The Sun Valley Center for the Arts is presenting a new BIG IDEA project called “I Need To Tell You Something: The Lost Art of Letter Writing.” The multidisciplinary project encourages the viewer to explore the various ways that our society will be impacted if handwritten letters become obsolete. It also examines how the ubiquity of social media and online communication has given new meaning to handwritten letters and the insight they provide into the perceptions, emotions, personalities and daily experiences of the sender.
“I have personally always been enamored of storytelling through letters and the beauty of letter-writing,” said Denise Simone, core company artist of Company of Fools. “What happens to our memories if all our communication is through social media? Who’s holding the written history of our lives? What happens to our thoughts without that physical form? Will social media make us less social? Technology is dynamically changing the way we communicate.”
A news release from The Center asks, “When was the last time you received a handwritten letter? Or sent one? In this era of instantaneous communication, a letter is a rare and treasured item. As a result, we tend to view letter writing today with a kind of nostalgia for a time when life was slower or simpler.”
The visual arts exhibition at The Center’s gallery in Ketchum will provide a glimpse into the various ways that artists are responding to and interpreting the change in modern modes of communication. Artist Marc Dombrosky uses notes, cardboard boxes and letters with writing on them that he finds randomly, and embroiders on top of the words. His work titled, “ARE YOU MISSING A BLUE
PLASTIC BOX” will be shown as part of the “Lost Art of Letter Writing” exhibit.
Another artist whose work will be shown is Gail Tarantino, a painter who writes letters of thanks, often to scientists, and then translates the letters into colored dots, said Courtney Gilbert, curator of visual arts for The Center.
Tarantino’s work, “From Dim to Bright—Henrietta” in acrylic ink on linen shows a series of multicolored dots that are clearly in the format of a letter—in horizontal lines that are evenly spaced, with a salutation on the top and closing on the bottom right, but contains no words.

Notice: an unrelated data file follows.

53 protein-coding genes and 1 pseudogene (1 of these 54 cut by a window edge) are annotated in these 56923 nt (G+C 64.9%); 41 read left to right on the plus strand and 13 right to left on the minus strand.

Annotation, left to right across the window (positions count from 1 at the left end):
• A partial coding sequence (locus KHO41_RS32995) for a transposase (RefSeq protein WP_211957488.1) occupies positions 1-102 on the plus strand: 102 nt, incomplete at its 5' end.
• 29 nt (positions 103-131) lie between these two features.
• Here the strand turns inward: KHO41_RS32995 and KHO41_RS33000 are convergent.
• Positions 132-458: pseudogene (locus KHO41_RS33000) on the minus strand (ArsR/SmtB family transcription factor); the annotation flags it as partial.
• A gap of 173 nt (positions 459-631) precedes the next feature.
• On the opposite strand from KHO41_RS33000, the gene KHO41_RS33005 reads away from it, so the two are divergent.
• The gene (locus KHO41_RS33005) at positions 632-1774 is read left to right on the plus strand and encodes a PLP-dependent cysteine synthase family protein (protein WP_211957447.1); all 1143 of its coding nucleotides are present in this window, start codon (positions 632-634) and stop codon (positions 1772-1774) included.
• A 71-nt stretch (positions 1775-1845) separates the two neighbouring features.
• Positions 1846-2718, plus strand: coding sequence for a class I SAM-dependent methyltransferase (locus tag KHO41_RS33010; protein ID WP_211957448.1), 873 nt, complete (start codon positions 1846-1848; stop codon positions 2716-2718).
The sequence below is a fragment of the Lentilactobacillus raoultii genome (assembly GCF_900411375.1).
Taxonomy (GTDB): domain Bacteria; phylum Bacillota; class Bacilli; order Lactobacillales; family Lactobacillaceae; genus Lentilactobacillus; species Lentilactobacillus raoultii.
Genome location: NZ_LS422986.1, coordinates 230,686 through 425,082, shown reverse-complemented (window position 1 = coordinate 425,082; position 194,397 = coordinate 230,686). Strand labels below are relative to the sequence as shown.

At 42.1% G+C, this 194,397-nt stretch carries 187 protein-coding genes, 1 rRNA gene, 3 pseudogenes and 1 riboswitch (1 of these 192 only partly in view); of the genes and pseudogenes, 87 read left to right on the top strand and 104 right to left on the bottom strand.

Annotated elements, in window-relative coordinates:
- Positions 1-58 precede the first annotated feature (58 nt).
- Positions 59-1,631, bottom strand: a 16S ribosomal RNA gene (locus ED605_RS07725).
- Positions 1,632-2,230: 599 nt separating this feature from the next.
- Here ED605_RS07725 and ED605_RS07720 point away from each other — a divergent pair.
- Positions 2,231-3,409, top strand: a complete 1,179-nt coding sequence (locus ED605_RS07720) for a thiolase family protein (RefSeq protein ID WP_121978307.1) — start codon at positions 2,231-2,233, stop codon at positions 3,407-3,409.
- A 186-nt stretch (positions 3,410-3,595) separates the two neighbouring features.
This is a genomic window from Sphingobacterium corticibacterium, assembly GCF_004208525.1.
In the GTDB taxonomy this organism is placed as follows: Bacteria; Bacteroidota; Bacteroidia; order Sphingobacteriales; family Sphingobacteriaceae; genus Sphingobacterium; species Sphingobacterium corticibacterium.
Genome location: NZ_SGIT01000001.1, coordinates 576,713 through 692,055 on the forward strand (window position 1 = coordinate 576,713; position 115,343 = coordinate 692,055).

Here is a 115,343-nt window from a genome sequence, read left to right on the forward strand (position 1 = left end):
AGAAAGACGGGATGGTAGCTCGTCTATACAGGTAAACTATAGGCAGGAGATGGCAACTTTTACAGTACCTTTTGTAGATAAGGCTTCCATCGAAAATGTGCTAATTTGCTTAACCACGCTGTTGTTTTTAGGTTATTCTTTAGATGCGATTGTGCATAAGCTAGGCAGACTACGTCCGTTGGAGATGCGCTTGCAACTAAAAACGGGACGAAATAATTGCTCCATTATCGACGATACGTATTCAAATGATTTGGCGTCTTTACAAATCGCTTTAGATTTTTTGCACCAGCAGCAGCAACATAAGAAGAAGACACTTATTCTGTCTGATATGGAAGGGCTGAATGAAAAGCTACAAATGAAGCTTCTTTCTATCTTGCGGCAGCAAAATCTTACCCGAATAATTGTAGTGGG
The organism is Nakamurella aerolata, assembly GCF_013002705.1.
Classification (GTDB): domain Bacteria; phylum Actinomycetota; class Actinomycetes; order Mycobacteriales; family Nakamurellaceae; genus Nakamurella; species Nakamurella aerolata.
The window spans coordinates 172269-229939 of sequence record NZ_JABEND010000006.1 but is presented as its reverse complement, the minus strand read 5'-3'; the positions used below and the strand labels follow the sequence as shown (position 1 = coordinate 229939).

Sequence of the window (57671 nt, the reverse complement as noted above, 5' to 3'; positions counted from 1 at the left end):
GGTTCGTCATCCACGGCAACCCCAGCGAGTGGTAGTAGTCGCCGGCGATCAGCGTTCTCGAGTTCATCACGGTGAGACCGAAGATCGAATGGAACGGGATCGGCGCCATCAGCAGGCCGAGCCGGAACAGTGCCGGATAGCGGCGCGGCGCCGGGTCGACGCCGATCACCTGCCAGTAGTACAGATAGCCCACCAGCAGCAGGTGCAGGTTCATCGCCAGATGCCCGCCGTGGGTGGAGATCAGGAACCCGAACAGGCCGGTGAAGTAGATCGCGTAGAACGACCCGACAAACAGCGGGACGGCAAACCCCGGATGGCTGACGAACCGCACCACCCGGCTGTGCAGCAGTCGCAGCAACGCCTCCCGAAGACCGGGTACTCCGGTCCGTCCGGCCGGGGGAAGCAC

Envelopes and stamps as art are also featured in the exhibit. Artist Andrew Bush takes photographs of envelopes from the back and mounts them in wood frames. These are displayed in a group, showing the juxtaposition of the shapes, sizes and various flaps—from plain to decorative.
A work by artist Tucker Nichols consists of a postcard with a design made out of colorful 2-cent stamps, each with a picture of a silver and turquoise Navajo necklace. The stamps are arranged in a creative pattern, leaving a stamp-size rectangle in the center for the address.
“He loves the postal system—the idea that you can put a stamp on anything and it will be delivered across the country,” Gilbert said.
Gilbert noted that she hoped the exhibit and the BIG IDEA project would inspire people to think about the various forms of communications and their importance, personally and historically.
“I hope that people would come away from the exhibit realizing the value that letters have—not only as communication but as part of their personal history that might outlast them, and to give a little thought to the care with which they communicate, no matter what form they use,” she said.
As part of the multidisciplinary BIG IDEA project, The Center will also offer a Family Day on March 5 with a free tour of the exhibit and a letter-writing project called “Letters to Your Future Self.” It will also host a teen workshop called “Printing Your Own Postcards” in April and a “Lasting Letters” workshop with letter-writing guide Frish Brandt on March 10, 11 and 12. Company of Fools will perform a reading of the play “Dear Elizabeth” about the friendship between the poets Elizabeth Bishop and Robert Lowell at the Liberty Theatre on March 16.
For more information about the exhibit and multidisciplinary events, to order tickets or to register for a class or workshop, visit www.sunvalleycenter.org or call 726-9491.